Alhaji Atiku Abubakar, the presidential candidate of the Peoples Democratic Party (PDP) has challenged the Independent National Electoral Commission (INEC) and the All Progressive Congress (APC) to counter his submission that the February 23 general polls were fraught with irregularities.
The former Vice President who made the call in a statement by his media aide, Paul Ibe, on Saturday said the APC had trampled on the will of the people during the presidential poll by basing its defence at the Election Petition Tribunal claiming he is not a Nigerian, an assertion he described as “infantile logic”.
He added that the tribunal would treat the citizenship claim with the contempt “it deserves”.
The statement by Atiku delivered on his behalf by Ibe read thus; “His Excellency, Atiku Abubakar told us previously that he has verifiable and incontrovertible evidence to show that the last presidential election was fraudulent, not credible and did not reflect the will of the Nigerian people, and he has been vindicated by the response of the All Progressives Congress and its candidate, President Muhammadu Buhari, to his petition to the Electoral Tribunal hearing the petition he filed.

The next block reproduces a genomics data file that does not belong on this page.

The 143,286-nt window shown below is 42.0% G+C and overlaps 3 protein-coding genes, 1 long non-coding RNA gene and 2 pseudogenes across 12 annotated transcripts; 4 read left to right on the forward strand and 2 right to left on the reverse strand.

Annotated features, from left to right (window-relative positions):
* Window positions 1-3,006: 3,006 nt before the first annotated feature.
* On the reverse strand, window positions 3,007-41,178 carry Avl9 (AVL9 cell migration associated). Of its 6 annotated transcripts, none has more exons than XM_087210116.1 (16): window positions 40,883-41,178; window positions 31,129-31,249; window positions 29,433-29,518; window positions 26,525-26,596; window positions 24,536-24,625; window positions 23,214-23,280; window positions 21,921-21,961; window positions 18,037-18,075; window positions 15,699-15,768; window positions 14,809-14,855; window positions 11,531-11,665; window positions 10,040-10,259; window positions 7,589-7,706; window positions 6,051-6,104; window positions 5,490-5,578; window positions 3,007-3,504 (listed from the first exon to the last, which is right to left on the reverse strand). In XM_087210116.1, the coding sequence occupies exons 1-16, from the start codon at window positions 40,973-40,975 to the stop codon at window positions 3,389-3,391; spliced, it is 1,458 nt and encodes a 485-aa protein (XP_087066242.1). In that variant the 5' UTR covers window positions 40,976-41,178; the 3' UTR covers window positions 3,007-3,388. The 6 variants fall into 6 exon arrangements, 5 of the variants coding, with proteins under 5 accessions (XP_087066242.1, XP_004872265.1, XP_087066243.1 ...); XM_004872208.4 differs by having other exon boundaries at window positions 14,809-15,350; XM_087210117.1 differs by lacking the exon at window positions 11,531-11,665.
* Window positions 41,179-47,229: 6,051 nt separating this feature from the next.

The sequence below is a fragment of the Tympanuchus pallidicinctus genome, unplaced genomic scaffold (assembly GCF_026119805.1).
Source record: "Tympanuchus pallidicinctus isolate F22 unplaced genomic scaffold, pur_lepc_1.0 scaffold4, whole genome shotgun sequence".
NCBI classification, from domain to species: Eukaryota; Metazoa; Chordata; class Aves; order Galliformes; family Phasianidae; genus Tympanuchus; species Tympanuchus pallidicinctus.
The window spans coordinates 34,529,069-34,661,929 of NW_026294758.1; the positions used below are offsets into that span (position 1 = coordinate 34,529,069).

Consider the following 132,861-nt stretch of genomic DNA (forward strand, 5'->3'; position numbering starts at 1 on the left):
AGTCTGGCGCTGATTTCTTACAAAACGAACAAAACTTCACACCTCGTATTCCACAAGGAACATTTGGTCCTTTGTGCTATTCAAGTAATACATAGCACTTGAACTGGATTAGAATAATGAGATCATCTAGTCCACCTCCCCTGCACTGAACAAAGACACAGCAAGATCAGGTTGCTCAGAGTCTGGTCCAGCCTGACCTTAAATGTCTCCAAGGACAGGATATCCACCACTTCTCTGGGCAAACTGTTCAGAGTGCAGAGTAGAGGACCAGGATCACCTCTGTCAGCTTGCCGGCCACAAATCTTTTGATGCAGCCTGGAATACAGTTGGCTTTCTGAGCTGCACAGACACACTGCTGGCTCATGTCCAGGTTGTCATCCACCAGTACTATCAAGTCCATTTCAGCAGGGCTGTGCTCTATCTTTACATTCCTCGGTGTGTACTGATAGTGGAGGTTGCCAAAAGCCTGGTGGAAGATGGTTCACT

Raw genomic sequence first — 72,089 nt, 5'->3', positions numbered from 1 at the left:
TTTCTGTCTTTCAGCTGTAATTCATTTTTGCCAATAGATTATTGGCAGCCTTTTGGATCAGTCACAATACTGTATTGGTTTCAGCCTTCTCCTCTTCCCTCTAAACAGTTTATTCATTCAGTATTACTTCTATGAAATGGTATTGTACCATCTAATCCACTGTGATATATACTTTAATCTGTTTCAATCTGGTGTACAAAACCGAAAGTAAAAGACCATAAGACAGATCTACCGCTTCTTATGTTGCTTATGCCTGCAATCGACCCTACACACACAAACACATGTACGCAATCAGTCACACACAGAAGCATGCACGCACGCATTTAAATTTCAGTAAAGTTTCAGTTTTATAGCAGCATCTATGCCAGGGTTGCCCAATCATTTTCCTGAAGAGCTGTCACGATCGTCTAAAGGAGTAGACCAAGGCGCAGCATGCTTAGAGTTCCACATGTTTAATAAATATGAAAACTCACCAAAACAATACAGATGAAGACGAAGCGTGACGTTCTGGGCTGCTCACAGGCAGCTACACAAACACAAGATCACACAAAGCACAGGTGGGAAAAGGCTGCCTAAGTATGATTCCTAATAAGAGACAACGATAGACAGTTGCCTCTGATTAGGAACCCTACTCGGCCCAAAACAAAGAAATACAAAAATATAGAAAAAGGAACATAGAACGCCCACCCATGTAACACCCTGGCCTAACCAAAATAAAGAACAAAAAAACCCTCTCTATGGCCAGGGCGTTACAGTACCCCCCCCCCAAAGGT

“The former Vice President based his case on facts and statistical evidence and challenged both the Independent National Electoral Commission (INEC) and the APC to disprove his factual submissions.
“The fact that the APC chose to base its defence on the ridiculous assertion that the Waziri Adamawa is not a Nigerian should show to Nigerians the type of characters we have in the APC and its government, whose legitimacy runs out on May 29, 2019.
“The position of the APC is so pedestrian and shows such straw clutching desperation on their part, that I shall not dignify it with an answer. Our lawyers would, of course, do the needful in court. But the point I want to draw the attention of Nigerians to is that both the APC and its candidate have by this infantile logic admitted to the fact that they trampled on the will of Nigerians and that their only defence is to attempt an unconstitutional redefinition of the term ‘Nigerian’.
“I am, however, confident in the Nigerian judiciary, as well as in the Nigerian people. I trust that the Tribunal will treat such a claim with the contempt it deserves.”